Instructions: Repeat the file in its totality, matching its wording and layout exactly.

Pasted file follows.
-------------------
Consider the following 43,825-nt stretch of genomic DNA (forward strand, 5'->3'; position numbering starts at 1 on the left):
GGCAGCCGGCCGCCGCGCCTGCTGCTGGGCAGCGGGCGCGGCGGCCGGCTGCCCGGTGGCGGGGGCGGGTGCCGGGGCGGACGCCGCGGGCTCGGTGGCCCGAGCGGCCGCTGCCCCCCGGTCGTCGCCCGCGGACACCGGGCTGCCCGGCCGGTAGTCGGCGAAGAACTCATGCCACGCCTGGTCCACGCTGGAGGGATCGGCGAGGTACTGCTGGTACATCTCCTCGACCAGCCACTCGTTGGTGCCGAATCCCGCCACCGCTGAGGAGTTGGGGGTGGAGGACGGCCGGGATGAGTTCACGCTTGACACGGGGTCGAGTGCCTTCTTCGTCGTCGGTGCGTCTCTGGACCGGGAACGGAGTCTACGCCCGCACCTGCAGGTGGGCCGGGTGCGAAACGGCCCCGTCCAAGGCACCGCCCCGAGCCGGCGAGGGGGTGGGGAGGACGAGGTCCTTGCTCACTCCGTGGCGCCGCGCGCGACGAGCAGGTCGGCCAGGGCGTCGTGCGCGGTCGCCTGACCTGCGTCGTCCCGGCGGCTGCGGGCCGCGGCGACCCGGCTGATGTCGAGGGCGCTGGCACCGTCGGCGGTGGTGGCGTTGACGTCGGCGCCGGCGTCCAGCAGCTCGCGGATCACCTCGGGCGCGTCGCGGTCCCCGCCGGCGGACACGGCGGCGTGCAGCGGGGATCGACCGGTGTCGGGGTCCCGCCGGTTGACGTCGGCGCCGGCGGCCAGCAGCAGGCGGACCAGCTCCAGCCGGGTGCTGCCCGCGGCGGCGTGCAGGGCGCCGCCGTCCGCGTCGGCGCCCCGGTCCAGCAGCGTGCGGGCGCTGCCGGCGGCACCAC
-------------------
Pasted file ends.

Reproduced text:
Consider the following 43,825-nt stretch of genomic DNA (forward strand, 5'->3'; position numbering starts at 1 on the left):
GGCAGCCGGCCGCCGCGCCTGCTGCTGGGCAGCGGGCGCGGCGGCCGGCTGCCCGGTGGCGGGGGCGGGTGCCGGGGCGGACGCCGCGGGCTCGGTGGCCCGAGCGGCCGCTGCCCCCCGGTCGTCGCCCGCGGACACCGGGCTGCCCGGCCGGTAGTCGGCGAAGAACTCATGCCACGCCTGGTCCACGCTGGAGGGATCGGCGAGGTACTGCTGGTACATCTCCTCGACCAGCCACTCGTTGGTGCCGAATCCCGCCACCGCTGAGGAGTTGGGGGTGGAGGACGGCCGGGATGAGTTCACGCTTGACACGGGGTCGAGTGCCTTCTTCGTCGTCGGTGCGTCTCTGGACCGGGAACGGAGTCTACGCCCGCACCTGCAGGTGGGCCGGGTGCGAAACGGCCCCGTCCAAGGCACCGCCCCGAGCCGGCGAGGGGGTGGGGAGGACGAGGTCCTTGCTCACTCCGTGGCGCCGCGCGCGACGAGCAGGTCGGCCAGGGCGTCGTGCGCGGTCGCCTGACCTGCGTCGTCCCGGCGGCTGCGGGCCGCGGCGACCCGGCTGATGTCGAGGGCGCTGGCACCGTCGGCGGTGGTGGCGTTGACGTCGGCGCCGGCGTCCAGCAGCTCGCGGATCACCTCGGGCGCGTCGCGGTCCCCGCCGGCGGACACGGCGGCGTGCAGCGGGGATCGACCGGTGTCGGGGTCCCGCCGGTTGACGTCGGCGCCGGCGGCCAGCAGCAGGCGGACCAGCTCCAGCCGGGTGCTGCCCGCGGCGGCGTGCAGGGCGCCGCCGTCCGCGTCGGCGCCCCGGTCCAGCAGCGTGCGGGCGCTGCCGGCGGCACCAC